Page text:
Battle of Los Angeles (2011)

Battle of Los AngelesReviewed by The Foywonder

Starring Nia Peeples, Kel Mitchell, Dylan Vox, Theresa June-Tao, Robert Pike Daniel

Written and Directed by Mark Atkins

I have seen things. Oh, have I ever seen things. I have seen one of the sorriest excuses for an alien invasion ever. The Killer Klowns from Outer Space were a superior fighting force. A platoon of Mac & Me’s armed with Red Rider B.B. Guns could probably put up a better fight.

To its credit, The Asylum’s Battle of Los Angeles doesn’t strive to be self-aware of its flying by the seat of its pants nature like, say, Mega Python vs. Gatoroid. This one takes itself almost as seriously as Battle: Los Angeles, only making the bountiful harvest of ridiculousness all the more ridiculous. Oddly enough, despite the title and the timing of its DVD release and Syfy premiere, Battle: Los Angeles is one alien flick this film doesn’t crib much of anything from. Writer-director Mark Atkins was clearly given the difficult task of crafting as entertaining a movie as possible with a limited budget and a mockbuster mandate, and if that meant having to put his foot down on the throat of logic to do so…

So, yes, a sexy female X-Files agent runs around in a catsuit “slaying” UFOs with a samurai sword while the commander of the Los Angeles branch of the Air National Guard fends off an incoming squadron of laser-shooting, gyroscope-powered space ships with only a Colt Revolver – his first weapon of choice in the heat of an intergalactic aerial assault. Those two are the true unsung heroes of this battle.

Nia Peeples, looking as if the only attire the wardrobe department had in her size was a Mortal Kombat Sindel costume, slices and dices swarms of what look an awful lot like those floating orbs Obi Wan used to first train Luke Skywalker with a lightsaber. Later, when a human turns out to actually be an alien double agent controlled by one of those orbs inside his head that somehow imbues it with the ability to spit acid, she’ll get half a face full of green goo. Only mild burn scarring around her left eye results with no sense of injury to the eye itself; nonetheless, for the rest of the film she will wear an eye patch designed to make her appear even more of a sexy badass. Even with one eye she will prove to be a better shot than trained soldiers.

The other is Robert Pike Daniel, an actor I’m not terribly familiar with but now long to see him in every b-movie made between now and the end of time. A gravelly voiced mixture of R. Lee Ermey and a cranky Mickey Rooney, he leads the Air National Guard into battle against invading aliens with only a revolver, and you better believe he can shoot UFOs out of the sky with it.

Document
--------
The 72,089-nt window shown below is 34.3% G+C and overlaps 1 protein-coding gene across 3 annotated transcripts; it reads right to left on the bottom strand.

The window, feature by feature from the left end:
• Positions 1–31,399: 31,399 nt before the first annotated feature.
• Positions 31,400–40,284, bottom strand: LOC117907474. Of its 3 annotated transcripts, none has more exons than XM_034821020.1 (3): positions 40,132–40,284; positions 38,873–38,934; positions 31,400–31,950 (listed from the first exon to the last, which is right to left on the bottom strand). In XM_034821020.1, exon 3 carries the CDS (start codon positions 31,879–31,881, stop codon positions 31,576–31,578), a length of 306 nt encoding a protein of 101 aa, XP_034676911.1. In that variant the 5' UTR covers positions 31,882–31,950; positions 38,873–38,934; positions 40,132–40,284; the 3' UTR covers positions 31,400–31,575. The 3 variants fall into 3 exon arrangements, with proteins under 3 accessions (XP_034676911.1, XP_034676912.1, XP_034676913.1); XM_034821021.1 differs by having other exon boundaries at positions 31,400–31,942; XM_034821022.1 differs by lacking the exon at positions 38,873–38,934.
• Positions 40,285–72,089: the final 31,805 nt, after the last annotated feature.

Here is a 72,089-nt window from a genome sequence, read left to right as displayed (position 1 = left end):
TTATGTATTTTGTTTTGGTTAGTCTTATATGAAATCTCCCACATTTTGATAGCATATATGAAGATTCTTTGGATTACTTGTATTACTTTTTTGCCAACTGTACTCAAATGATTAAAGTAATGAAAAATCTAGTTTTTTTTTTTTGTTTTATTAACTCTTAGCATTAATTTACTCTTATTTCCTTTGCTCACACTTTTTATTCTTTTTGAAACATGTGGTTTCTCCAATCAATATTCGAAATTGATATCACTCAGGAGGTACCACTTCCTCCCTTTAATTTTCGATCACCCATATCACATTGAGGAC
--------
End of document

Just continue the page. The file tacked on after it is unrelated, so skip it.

In fact, unless you have only one eye or are shooting at alien attack ships with only a revolver, nobody can shoot for shit in this movie – aliens included.

There is much, much more where that came from. One does not watch Battle of Los Angeles so much as one beholds it.

Behold! The District 9 meets Independence Day inspired mothership’s underbelly energy weapon blasting the city in the opening moments; long view shots of this made it look like a giant UFO was pouring neon blue laundry detergent onto downtown Los Angeles.

Behold! A pilot being ordered into battle sits in the cockpit of his jet with a look on his face as if he were pissing his pants in fear.

Behold! An alien gun turret that resembles a seven-foot, high-tech coffee maker has a retractable arm that appears to exist for the sole purpose of catching grenades tossed at it and hurling them back at the people that threw them.

Behold! An alien rifle looks suspiciously like it should be firing Nerf rockets.

Behold! A UFO scores three direct hits to a fighter jet’s tail pipe and it still doesn’t blow up. The pilot ejects anyway; the popped hatch flies into the UFO sending it into a tailspin. The female pilot then starts talking smack, “That’s right; that how we do it,” as if she somehow anticipated an alien fighter ship could be sent packing by being hit with a random piece of debris.

Behold! Earthlings in a hijacked UFO fly straight through an enormous armada of enemy crafts almost entirely unmolested as they blast several of them out of the sky and then crash the mothership by literally crashing into it – using the ship’s force field to crash right through its hull like the Hulk smashing through a series of brick walls.

Behold! A soldier fires a bazooka at a target from 5 feet away and lives to tell about it.

Behold! A pilot abducted by aliens during the “Battle of Los Angeles” incident that took place in the skies over LA 68 years ago has a message the invading aliens very much want him to deliver to some in a position of authority; they’ll spend half the movie trying to kill him along with the small band of Air National Guardsmen he hooks up with after landing his biplane.

Behold! A soldier swallowed by a giant toothy space worm-a-pus (Sorry Syfy, I’m copywriting “worm-a-pus” for myself) lives on impaled on one of its fangs inside its mouth.

This is another one of those films where you don’t need me to tell you if it’s worth watching; just reading what I’ve described will be the decider. Once again I find the typical knife rating scale does not apply to the motion picture in question. So in lieu of the typical 1-5 knife rating, I would instead like to present Battle of Los Angeles with an amazing set of Ginsu knives. Don’t ask me why; it just feels right for some reason.



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